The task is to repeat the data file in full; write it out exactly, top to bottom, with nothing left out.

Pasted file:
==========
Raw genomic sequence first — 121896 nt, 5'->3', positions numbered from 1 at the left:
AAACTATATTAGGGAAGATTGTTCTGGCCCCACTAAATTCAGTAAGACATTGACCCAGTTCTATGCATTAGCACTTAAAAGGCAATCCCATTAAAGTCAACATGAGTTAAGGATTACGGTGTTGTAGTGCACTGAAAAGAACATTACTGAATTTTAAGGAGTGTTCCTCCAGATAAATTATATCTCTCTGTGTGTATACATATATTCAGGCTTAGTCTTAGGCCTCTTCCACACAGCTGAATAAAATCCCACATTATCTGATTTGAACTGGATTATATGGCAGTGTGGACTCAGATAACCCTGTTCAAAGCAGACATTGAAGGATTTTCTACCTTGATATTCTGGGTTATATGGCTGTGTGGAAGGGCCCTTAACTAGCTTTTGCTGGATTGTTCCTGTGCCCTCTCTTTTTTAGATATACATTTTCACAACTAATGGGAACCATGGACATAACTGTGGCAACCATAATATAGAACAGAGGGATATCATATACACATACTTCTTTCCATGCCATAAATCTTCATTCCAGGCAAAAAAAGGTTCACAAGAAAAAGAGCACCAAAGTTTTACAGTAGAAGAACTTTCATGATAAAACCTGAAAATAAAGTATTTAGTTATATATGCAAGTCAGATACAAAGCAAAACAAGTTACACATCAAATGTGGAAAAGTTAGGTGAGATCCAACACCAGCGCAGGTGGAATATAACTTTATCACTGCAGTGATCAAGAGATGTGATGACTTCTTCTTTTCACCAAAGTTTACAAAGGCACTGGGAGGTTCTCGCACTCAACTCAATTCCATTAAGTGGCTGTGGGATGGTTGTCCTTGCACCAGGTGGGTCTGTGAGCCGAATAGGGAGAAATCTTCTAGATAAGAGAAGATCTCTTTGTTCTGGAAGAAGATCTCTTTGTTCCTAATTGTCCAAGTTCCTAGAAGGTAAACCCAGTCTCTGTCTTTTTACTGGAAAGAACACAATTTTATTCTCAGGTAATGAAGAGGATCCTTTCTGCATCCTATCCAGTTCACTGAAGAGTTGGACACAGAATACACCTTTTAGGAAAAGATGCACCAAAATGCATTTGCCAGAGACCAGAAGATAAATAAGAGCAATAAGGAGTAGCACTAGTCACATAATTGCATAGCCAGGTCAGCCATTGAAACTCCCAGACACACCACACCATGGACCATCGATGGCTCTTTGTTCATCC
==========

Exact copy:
Raw genomic sequence first — 121896 nt, 5'->3', positions numbered from 1 at the left:
AAACTATATTAGGGAAGATTGTTCTGGCCCCACTAAATTCAGTAAGACATTGACCCAGTTCTATGCATTAGCACTTAAAAGGCAATCCCATTAAAGTCAACATGAGTTAAGGATTACGGTGTTGTAGTGCACTGAAAAGAACATTACTGAATTTTAAGGAGTGTTCCTCCAGATAAATTATATCTCTCTGTGTGTATACATATATTCAGGCTTAGTCTTAGGCCTCTTCCACACAGCTGAATAAAATCCCACATTATCTGATTTGAACTGGATTATATGGCAGTGTGGACTCAGATAACCCTGTTCAAAGCAGACATTGAAGGATTTTCTACCTTGATATTCTGGGTTATATGGCTGTGTGGAAGGGCCCTTAACTAGCTTTTGCTGGATTGTTCCTGTGCCCTCTCTTTTTTAGATATACATTTTCACAACTAATGGGAACCATGGACATAACTGTGGCAACCATAATATAGAACAGAGGGATATCATATACACATACTTCTTTCCATGCCATAAATCTTCATTCCAGGCAAAAAAAGGTTCACAAGAAAAAGAGCACCAAAGTTTTACAGTAGAAGAACTTTCATGATAAAACCTGAAAATAAAGTATTTAGTTATATATGCAAGTCAGATACAAAGCAAAACAAGTTACACATCAAATGTGGAAAAGTTAGGTGAGATCCAACACCAGCGCAGGTGGAATATAACTTTATCACTGCAGTGATCAAGAGATGTGATGACTTCTTCTTTTCACCAAAGTTTACAAAGGCACTGGGAGGTTCTCGCACTCAACTCAATTCCATTAAGTGGCTGTGGGATGGTTGTCCTTGCACCAGGTGGGTCTGTGAGCCGAATAGGGAGAAATCTTCTAGATAAGAGAAGATCTCTTTGTTCTGGAAGAAGATCTCTTTGTTCCTAATTGTCCAAGTTCCTAGAAGGTAAACCCAGTCTCTGTCTTTTTACTGGAAAGAACACAATTTTATTCTCAGGTAATGAAGAGGATCCTTTCTGCATCCTATCCAGTTCACTGAAGAGTTGGACACAGAATACACCTTTTAGGAAAAGATGCACCAAAATGCATTTGCCAGAGACCAGAAGATAAATAAGAGCAATAAGGAGTAGCACTAGTCACATAATTGCATAGCCAGGTCAGCCATTGAAACTCCCAGACACACCACACCATGGACCATCGATGGCTCTTTGTTCATCC